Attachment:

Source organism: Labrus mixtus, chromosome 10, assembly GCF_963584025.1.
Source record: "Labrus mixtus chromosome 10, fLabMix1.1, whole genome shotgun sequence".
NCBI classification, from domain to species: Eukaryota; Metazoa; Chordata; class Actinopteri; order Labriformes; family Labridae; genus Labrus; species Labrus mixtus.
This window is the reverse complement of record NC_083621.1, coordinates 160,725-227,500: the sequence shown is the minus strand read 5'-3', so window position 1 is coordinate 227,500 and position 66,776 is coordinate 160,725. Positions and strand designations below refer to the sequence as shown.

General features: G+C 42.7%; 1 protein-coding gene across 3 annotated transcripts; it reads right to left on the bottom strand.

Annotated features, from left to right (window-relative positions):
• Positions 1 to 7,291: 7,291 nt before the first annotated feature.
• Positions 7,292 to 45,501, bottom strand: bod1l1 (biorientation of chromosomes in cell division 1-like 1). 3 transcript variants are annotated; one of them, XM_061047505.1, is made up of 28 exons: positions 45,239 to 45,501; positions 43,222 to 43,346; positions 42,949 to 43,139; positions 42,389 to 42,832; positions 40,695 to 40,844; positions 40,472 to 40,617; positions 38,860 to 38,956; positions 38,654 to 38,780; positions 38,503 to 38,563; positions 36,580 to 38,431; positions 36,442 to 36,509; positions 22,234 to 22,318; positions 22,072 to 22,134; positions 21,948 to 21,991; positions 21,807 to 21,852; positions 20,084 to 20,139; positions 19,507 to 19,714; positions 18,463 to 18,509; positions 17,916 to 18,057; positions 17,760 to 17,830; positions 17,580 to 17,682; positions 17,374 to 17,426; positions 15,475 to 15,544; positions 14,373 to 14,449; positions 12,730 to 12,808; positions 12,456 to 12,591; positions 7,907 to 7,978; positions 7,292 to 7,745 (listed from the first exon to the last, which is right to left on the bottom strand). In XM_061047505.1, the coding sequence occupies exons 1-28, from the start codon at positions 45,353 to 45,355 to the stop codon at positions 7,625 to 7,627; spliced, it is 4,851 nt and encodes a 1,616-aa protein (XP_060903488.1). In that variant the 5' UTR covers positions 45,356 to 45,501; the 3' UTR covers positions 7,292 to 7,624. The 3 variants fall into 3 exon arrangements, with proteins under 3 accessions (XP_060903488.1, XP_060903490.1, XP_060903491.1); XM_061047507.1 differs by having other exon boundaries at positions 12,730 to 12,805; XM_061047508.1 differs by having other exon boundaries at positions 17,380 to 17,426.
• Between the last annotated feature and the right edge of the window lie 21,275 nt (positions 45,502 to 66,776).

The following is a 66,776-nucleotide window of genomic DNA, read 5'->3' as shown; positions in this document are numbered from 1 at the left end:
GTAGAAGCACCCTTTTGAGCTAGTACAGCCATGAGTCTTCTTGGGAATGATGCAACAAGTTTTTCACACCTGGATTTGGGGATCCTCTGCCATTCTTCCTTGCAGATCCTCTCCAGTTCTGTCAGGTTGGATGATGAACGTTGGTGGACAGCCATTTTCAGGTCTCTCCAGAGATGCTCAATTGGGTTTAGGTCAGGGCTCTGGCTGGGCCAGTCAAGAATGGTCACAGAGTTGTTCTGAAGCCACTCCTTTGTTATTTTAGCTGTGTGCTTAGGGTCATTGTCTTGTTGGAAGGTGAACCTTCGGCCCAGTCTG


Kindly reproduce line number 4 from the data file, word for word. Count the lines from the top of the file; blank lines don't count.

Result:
This window is the reverse complement of record NC_083621.1, coordinates 160,725-227,500: the sequence shown is the minus strand read 5'-3', so window position 1 is coordinate 227,500 and position 66,776 is coordinate 160,725. Positions and strand designations below refer to the sequence as shown.